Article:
I'm not a lawyer, nor do I play one on the internet, but my laywoman's understanding of these is that Linden Labs requires all Residents (i.e., people with SL accounts, of any kind), to allow photography of themselves and their stuff unless they actively take steps to prevent it - leave the sim when someone's taking snapshots, if they own land, use the land tools to restrict access, put up warning signs saying "NO SNAPSHOTS ALLOWED", etc. Essentially, as I understand it, LL gives very broad permission and if the other parties who may be present in the snapshot don't say "NO", users are free to assume "YES".

I do think that if someone takes a Second Life snapshot, they are obligated to identify content in it that's not theirs as best as possible - the name of the sim, the name of the club and who owns it, etc. If they're showing off their avatar, they are obligated to credit any bits of it they didn't make, i.e., "Ears from Animo-People Creations, Jacket from Bad In Leather, jeans by Emily Clothesmaker", etc.

On the other hand, I know many people are worried about the possibility of SL image spam - badly composed, rife with aliasing errors, in other words, the VR equivalent of really bad holiday snaps (wink wink nudge nudge say no more). For myself, I have used SL images of my avatar as a way to make a temporary reference sheet - several images of my avatar against a neutral background, then composited together. I've also taken some snaps to use as the basis for further postworking - surface effects, lighting, correcting clipping errors and so on. I guess where I'm going with this is that I think SL snapshots, like RL photography, can be a valid medium of artistic expression. Also, just like RL photography, it's possible to snap a lot of dreck.

I know this has gotten awfully TLDR but I hope it will spark some thoughtful discussion and debate. Thank you.

Ginger

Juste
09-15-2012, 11:50 PM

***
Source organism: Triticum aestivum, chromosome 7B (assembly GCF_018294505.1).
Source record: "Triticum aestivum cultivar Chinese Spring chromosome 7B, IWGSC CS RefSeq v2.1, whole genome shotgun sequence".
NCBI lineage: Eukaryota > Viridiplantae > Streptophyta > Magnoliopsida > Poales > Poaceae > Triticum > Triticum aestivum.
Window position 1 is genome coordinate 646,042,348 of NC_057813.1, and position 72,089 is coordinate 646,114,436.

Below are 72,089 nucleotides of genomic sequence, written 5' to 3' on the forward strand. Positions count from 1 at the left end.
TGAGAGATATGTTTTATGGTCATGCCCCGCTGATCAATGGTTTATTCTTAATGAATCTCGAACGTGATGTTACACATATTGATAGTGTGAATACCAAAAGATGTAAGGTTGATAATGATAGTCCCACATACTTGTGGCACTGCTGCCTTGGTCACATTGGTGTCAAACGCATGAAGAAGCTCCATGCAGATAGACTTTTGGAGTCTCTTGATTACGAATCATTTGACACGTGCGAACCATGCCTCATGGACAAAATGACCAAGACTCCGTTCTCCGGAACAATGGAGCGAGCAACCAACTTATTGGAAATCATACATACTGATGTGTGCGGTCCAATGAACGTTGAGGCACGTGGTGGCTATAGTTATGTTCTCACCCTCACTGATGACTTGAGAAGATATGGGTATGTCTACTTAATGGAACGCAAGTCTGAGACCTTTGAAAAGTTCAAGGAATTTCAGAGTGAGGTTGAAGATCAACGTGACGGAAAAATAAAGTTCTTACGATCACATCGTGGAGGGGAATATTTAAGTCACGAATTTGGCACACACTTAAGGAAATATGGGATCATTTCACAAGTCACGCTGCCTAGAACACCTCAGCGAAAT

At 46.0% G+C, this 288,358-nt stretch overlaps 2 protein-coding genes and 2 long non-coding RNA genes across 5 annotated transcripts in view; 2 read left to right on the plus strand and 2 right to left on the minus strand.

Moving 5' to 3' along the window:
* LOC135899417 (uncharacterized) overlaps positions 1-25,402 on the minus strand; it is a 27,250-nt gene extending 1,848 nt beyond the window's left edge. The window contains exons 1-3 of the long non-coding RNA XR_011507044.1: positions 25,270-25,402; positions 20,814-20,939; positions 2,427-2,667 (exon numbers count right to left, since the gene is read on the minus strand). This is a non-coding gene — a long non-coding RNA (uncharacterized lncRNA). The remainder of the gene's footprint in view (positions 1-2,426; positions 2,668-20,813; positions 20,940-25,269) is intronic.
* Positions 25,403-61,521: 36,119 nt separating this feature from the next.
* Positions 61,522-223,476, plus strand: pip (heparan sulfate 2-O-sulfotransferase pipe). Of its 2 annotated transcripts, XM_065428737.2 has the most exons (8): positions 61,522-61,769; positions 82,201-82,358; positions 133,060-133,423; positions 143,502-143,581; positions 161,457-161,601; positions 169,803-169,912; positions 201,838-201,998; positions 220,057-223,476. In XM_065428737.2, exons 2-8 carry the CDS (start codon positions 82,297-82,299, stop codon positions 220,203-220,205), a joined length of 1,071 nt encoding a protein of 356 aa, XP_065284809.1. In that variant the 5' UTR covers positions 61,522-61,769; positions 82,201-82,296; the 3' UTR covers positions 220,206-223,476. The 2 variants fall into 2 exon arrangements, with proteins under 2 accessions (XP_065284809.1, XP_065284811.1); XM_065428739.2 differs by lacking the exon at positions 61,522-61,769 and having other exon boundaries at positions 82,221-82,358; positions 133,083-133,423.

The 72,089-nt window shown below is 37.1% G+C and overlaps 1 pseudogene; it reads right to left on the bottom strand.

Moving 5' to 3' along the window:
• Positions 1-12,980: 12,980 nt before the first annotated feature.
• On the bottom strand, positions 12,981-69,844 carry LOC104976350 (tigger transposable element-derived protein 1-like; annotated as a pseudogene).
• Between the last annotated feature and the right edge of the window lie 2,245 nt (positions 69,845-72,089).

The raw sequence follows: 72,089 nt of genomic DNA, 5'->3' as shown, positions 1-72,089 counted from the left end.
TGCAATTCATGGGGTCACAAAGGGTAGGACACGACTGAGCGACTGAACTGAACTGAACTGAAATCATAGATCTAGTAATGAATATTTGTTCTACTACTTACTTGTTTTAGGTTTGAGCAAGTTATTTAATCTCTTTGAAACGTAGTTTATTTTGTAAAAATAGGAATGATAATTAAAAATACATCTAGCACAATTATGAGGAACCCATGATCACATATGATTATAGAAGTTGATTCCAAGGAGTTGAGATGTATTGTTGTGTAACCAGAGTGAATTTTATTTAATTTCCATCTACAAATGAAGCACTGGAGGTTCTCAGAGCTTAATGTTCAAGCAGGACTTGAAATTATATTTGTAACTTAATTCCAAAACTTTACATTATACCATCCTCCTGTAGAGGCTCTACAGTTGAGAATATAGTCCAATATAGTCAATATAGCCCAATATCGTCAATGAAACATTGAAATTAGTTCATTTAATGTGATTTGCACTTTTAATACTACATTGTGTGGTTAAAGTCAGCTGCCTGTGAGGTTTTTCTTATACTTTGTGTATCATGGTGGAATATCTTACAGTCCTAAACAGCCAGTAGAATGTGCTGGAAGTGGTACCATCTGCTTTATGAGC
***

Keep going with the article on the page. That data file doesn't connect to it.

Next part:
I'm not a lawyer, nor do I play one on the internet, but my laywoman's understanding of these is that Linden Labs requires all Residents (i.e., people with SL accounts, of any kind), to allow photography of themselves and their stuff unless they actively take steps to prevent it - leave the sim when someone's taking snapshots, if they own land, use the land tools to restrict access, put up warning signs saying "NO SNAPSHOTS ALLOWED", etc. Essentially, as I understand it, LL gives very broad permission and if the other parties who may be present in the snapshot don't say "NO", users are free to assume "YES".

That is in fact what their ToS is stating. Unless actively guarded against or explicitly stated otherwise, all content is effectively "free" (in the grossest of terms) to be shown "In-World" and through crossover mediums (i.e., photos, videos, etc...). This would be somewhat the reverse of the copyright laws in the U.S., which (again, grossly speaking) basically state that permission must be explicitly given, not denied.

Now, if this has the ability to override the ToS here at Weasyl, I do not believe that is true. Specifically, this would relate to what we allow and not what we deny through copyright. That is the say, it could be permissible for us to deny someone to upload SL screenshots, so long as it is not on the basis of copyright infringement as there would exist no infringement.